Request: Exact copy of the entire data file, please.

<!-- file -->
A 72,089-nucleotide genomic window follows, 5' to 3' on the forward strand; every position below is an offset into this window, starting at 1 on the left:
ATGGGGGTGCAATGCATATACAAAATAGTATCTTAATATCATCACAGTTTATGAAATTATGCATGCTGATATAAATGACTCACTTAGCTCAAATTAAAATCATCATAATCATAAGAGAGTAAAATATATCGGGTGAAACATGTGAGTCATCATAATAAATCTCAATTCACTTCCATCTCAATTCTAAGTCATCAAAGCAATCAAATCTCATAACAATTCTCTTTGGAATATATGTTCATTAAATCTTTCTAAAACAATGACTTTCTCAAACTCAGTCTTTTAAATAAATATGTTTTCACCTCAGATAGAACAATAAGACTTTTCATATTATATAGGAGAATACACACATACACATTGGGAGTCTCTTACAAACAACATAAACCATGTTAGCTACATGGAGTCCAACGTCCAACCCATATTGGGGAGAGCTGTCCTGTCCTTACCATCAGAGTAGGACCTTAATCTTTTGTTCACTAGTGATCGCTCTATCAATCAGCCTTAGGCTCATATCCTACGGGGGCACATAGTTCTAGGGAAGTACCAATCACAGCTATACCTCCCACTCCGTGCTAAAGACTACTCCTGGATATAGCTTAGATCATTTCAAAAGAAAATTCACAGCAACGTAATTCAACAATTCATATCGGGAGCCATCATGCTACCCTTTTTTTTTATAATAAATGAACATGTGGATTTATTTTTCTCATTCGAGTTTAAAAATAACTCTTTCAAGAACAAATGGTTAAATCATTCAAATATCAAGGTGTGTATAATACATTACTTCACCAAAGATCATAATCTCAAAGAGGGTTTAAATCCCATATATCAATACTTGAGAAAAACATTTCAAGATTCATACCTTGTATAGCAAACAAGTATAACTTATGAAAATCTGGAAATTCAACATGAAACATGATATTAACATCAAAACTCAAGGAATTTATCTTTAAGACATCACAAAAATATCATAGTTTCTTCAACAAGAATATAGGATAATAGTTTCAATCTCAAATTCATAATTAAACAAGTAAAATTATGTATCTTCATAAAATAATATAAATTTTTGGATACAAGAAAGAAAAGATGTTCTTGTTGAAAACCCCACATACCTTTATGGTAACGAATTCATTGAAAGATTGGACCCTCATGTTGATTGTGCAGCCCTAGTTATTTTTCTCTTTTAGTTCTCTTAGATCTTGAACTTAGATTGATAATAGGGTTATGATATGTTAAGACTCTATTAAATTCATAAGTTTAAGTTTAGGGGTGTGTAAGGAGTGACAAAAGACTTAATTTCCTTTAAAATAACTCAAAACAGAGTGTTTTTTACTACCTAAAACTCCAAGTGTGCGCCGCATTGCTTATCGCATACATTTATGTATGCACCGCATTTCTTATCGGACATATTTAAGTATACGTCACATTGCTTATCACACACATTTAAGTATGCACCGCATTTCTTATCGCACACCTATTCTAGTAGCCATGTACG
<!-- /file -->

A 72,089-nucleotide genomic window follows, 5' to 3' on the forward strand; every position below is an offset into this window, starting at 1 on the left:
ATGGGGGTGCAATGCATATACAAAATAGTATCTTAATATCATCACAGTTTATGAAATTATGCATGCTGATATAAATGACTCACTTAGCTCAAATTAAAATCATCATAATCATAAGAGAGTAAAATATATCGGGTGAAACATGTGAGTCATCATAATAAATCTCAATTCACTTCCATCTCAATTCTAAGTCATCAAAGCAATCAAATCTCATAACAATTCTCTTTGGAATATATGTTCATTAAATCTTTCTAAAACAATGACTTTCTCAAACTCAGTCTTTTAAATAAATATGTTTTCACCTCAGATAGAACAATAAGACTTTTCATATTATATAGGAGAATACACACATACACATTGGGAGTCTCTTACAAACAACATAAACCATGTTAGCTACATGGAGTCCAACGTCCAACCCATATTGGGGAGAGCTGTCCTGTCCTTACCATCAGAGTAGGACCTTAATCTTTTGTTCACTAGTGATCGCTCTATCAATCAGCCTTAGGCTCATATCCTACGGGGGCACATAGTTCTAGGGAAGTACCAATCACAGCTATACCTCCCACTCCGTGCTAAAGACTACTCCTGGATATAGCTTAGATCATTTCAAAAGAAAATTCACAGCAACGTAATTCAACAATTCATATCGGGAGCCATCATGCTACCCTTTTTTTTTATAATAAATGAACATGTGGATTTATTTTTCTCATTCGAGTTTAAAAATAACTCTTTCAAGAACAAATGGTTAAATCATTCAAATATCAAGGTGTGTATAATACATTACTTCACCAAAGATCATAATCTCAAAGAGGGTTTAAATCCCATATATCAATACTTGAGAAAAACATTTCAAGATTCATACCTTGTATAGCAAACAAGTATAACTTATGAAAATCTGGAAATTCAACATGAAACATGATATTAACATCAAAACTCAAGGAATTTATCTTTAAGACATCACAAAAATATCATAGTTTCTTCAACAAGAATATAGGATAATAGTTTCAATCTCAAATTCATAATTAAACAAGTAAAATTATGTATCTTCATAAAATAATATAAATTTTTGGATACAAGAAAGAAAAGATGTTCTTGTTGAAAACCCCACATACCTTTATGGTAACGAATTCATTGAAAGATTGGACCCTCATGTTGATTGTGCAGCCCTAGTTATTTTTCTCTTTTAGTTCTCTTAGATCTTGAACTTAGATTGATAATAGGGTTATGATATGTTAAGACTCTATTAAATTCATAAGTTTAAGTTTAGGGGTGTGTAAGGAGTGACAAAAGACTTAATTTCCTTTAAAATAACTCAAAACAGAGTGTTTTTTACTACCTAAAACTCCAAGTGTGCGCCGCATTGCTTATCGCATACATTTATGTATGCACCGCATTTCTTATCGGACATATTTAAGTATACGTCACATTGCTTATCACACACATTTAAGTATGCACCGCATTTCTTATCGCACACCTATTCTAGTAGCCATGTACG